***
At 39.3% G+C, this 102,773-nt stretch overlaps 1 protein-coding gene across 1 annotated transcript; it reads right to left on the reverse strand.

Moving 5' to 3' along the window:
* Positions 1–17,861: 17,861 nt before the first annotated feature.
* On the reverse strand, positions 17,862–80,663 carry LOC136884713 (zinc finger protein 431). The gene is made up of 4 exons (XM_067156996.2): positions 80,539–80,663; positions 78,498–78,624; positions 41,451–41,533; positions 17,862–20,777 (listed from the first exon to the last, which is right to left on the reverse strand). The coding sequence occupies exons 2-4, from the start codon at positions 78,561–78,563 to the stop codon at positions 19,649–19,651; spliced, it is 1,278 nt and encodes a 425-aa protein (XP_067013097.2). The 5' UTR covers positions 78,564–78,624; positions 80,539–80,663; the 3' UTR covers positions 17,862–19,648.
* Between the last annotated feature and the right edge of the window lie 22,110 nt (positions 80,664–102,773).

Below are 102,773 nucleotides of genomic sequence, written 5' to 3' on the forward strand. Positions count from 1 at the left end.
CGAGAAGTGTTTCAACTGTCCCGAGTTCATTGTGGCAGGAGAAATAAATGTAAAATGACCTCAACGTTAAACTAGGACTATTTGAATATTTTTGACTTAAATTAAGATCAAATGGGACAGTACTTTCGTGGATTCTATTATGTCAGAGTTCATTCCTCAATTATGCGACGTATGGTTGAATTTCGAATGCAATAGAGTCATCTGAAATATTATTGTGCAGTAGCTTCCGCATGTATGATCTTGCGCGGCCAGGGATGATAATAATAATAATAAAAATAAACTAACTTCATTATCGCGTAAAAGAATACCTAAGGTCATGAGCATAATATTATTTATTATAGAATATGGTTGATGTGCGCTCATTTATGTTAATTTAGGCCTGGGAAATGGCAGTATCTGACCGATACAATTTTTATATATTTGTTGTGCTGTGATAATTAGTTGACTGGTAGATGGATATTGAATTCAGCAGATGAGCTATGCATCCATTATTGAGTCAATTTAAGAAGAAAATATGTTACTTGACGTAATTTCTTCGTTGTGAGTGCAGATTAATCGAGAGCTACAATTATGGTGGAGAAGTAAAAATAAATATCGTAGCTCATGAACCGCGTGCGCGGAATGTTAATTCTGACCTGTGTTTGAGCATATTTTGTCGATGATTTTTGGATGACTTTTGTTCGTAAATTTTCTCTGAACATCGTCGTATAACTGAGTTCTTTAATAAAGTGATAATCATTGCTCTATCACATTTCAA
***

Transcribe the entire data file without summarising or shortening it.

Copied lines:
At 39.3% G+C, this 102,773-nt stretch overlaps 1 protein-coding gene across 1 annotated transcript; it reads right to left on the reverse strand.

Moving 5' to 3' along the window:
* Positions 1–17,861: 17,861 nt before the first annotated feature.
* On the reverse strand, positions 17,862–80,663 carry LOC136884713 (zinc finger protein 431). The gene is made up of 4 exons (XM_067156996.2): positions 80,539–80,663; positions 78,498–78,624; positions 41,451–41,533; positions 17,862–20,777 (listed from the first exon to the last, which is right to left on the reverse strand). The coding sequence occupies exons 2-4, from the start codon at positions 78,561–78,563 to the stop codon at positions 19,649–19,651; spliced, it is 1,278 nt and encodes a 425-aa protein (XP_067013097.2). The 5' UTR covers positions 78,564–78,624; positions 80,539–80,663; the 3' UTR covers positions 17,862–19,648.
* Between the last annotated feature and the right edge of the window lie 22,110 nt (positions 80,664–102,773).

Below are 102,773 nucleotides of genomic sequence, written 5' to 3' on the forward strand. Positions count from 1 at the left end.
CGAGAAGTGTTTCAACTGTCCCGAGTTCATTGTGGCAGGAGAAATAAATGTAAAATGACCTCAACGTTAAACTAGGACTATTTGAATATTTTTGACTTAAATTAAGATCAAATGGGACAGTACTTTCGTGGATTCTATTATGTCAGAGTTCATTCCTCAATTATGCGACGTATGGTTGAATTTCGAATGCAATAGAGTCATCTGAAATATTATTGTGCAGTAGCTTCCGCATGTATGATCTTGCGCGGCCAGGGATGATAATAATAATAATAAAAATAAACTAACTTCATTATCGCGTAAAAGAATACCTAAGGTCATGAGCATAATATTATTTATTATAGAATATGGTTGATGTGCGCTCATTTATGTTAATTTAGGCCTGGGAAATGGCAGTATCTGACCGATACAATTTTTATATATTTGTTGTGCTGTGATAATTAGTTGACTGGTAGATGGATATTGAATTCAGCAGATGAGCTATGCATCCATTATTGAGTCAATTTAAGAAGAAAATATGTTACTTGACGTAATTTCTTCGTTGTGAGTGCAGATTAATCGAGAGCTACAATTATGGTGGAGAAGTAAAAATAAATATCGTAGCTCATGAACCGCGTGCGCGGAATGTTAATTCTGACCTGTGTTTGAGCATATTTTGTCGATGATTTTTGGATGACTTTTGTTCGTAAATTTTCTCTGAACATCGTCGTATAACTGAGTTCTTTAATAAAGTGATAATCATTGCTCTATCACATTTCAA